The Happy Fits exudes joy and panic on their newest album ‘What Could Be Better’
Alt rock band The Happy Fits is as out of their depth as the rest of us in their newest release, What Could Be Better. The album operates at the thin line between thrill and apprehension, wrapping panic in a layer of exuberance.
The band first garnered attention for their 2016 debut EP Awfully Apeelin’, which rapidly racked up Spotify plays with a quirky, precocious blend of electric cello and acoustic guitar. What Could Be Better returns to the goofy sense of humor and self-deprecating lyrics of their first album, but moves away from the small trials of high school life to confront the scary freedom of young adulthood.
This theme is immediately apparent in their single, “No Instructions,” which captures the chronic uncertainties of growing up. Calvin Langman, the lead vocal, sings about seeking authorities that ultimately reveal themselves as unreliable, as well as asking questions with no answer. The chorus concludes, “I’m waiting for my mind to go to sleep / So I can get some peace,” suggesting that any relief from worry is inevitably temporary.
In the accompanying music video, bandmates Langman, Ross Monteith, and Luke Davis dress up as cowboys against the backdrop of an overtly fake Old West set. The shoot playfully caricatures the Marlboro Man cliche of American masculinity, as the band members play the role of kids wearing boots too big for them to fill.
That imagery gestures at Langman’s relationship with his Filipino-American heritage and the childhood alienation he experienced as one of the few Asian-Americans at his school, which the title track, “What Could Be Better,” reflects upon more directly. The first verse plunges straight into the tensions inherent in a hyphenated cultural background: “There’s a hole in my consciousness where I feel I belong.” The ironic, contradictory dual meanings within the title of the song and the album as a whole strives to contain clashing emotions and identities.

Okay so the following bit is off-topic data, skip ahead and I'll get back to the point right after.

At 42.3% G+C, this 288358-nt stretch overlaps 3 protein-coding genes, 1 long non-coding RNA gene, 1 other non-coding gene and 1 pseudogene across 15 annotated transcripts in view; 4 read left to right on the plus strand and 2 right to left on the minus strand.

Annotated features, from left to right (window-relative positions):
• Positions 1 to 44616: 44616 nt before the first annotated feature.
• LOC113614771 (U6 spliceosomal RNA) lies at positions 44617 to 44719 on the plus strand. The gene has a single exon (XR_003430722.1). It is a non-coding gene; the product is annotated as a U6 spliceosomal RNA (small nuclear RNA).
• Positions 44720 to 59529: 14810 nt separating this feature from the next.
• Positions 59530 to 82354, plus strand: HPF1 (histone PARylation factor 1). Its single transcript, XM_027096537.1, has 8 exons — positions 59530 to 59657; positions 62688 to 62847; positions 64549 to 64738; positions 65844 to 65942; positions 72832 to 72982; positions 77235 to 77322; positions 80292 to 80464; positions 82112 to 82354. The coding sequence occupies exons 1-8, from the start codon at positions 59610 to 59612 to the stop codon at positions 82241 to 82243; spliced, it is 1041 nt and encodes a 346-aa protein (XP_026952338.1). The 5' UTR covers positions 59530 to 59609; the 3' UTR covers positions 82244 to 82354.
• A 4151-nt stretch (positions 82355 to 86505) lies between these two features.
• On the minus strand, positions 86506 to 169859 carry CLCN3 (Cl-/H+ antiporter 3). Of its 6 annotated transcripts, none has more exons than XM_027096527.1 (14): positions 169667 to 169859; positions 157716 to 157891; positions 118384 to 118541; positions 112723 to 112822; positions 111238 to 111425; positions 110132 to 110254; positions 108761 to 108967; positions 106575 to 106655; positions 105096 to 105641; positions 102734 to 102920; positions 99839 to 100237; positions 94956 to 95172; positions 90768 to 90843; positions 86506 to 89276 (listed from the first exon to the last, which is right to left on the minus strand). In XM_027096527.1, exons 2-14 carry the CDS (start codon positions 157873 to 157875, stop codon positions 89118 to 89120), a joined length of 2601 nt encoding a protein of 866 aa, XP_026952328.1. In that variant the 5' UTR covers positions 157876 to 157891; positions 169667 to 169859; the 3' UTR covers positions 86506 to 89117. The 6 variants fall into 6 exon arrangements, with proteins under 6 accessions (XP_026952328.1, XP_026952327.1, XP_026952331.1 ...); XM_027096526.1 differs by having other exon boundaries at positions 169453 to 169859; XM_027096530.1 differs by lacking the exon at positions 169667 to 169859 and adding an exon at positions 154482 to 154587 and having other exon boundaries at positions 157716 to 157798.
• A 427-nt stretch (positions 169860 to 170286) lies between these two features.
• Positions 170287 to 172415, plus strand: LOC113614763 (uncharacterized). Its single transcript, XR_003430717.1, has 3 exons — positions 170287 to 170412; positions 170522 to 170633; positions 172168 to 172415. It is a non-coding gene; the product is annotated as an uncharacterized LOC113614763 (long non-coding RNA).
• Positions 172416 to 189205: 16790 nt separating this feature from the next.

Meanwhile, “Moving” applies the album’s typical emotional key to romance, conveying the fear of losing a love interest. Handclaps mimic the out-of-control heart rate of the fight-or-flight response. There is no hard edge of cynicism here, only an endearing vulnerability evident in pleading lyrics like “Won’t you love me all the time?” Even melancholy moments are buoyed by the determinedly euphoric delivery, as if each song is straining to overcome all of life’s misfortunes and disappointments by sheer force of will.
The album slows down in the laid-back, equally emotional “Sailing,” exhibiting a gentleness not unprecedented but definitely unusual in the Happy Fits discography. This tender track remains inflected with fear and doubt, creating a compelling, complex mix of feelings in just a few short lines. “Sailing”’s intimacy proves the versatility of a band known for catchy hits.
The standout song, however, is the lead single, “Go Dumb.” Both an urgent call to action and a love letter to the craft, it is filled with particularly evocative images like “I can slug the sleaze (like a rambling runt).” The rousing chorus asks listeners to choose “go[ing] dumb” and celebrates “being here for fun” rather than restraining these impractical impulses.
A complicated relationship with conventional success is an idea explored in their early work as well: “Don’t waste your potential / Try your best like your father did,” goes “Best Tears,” from their 2018 EP Concentrate. But “Go Dumb” in particular represents a singular moment of clarity and optimism in an album often concerned with confusion and directionlessness.
Following a series of strong EPs, the band continues to develop their unique voice and carve out a secure place in the indie rock scene. The portrait of youth in What Could Be Better lives up to the band’s name. The album vibrates with energy, and their newest set of relentlessly happy but frenzied tracks both offers a reprieve and speaks to our anxious, doom-scrolling times.
What Could Be Better is out today.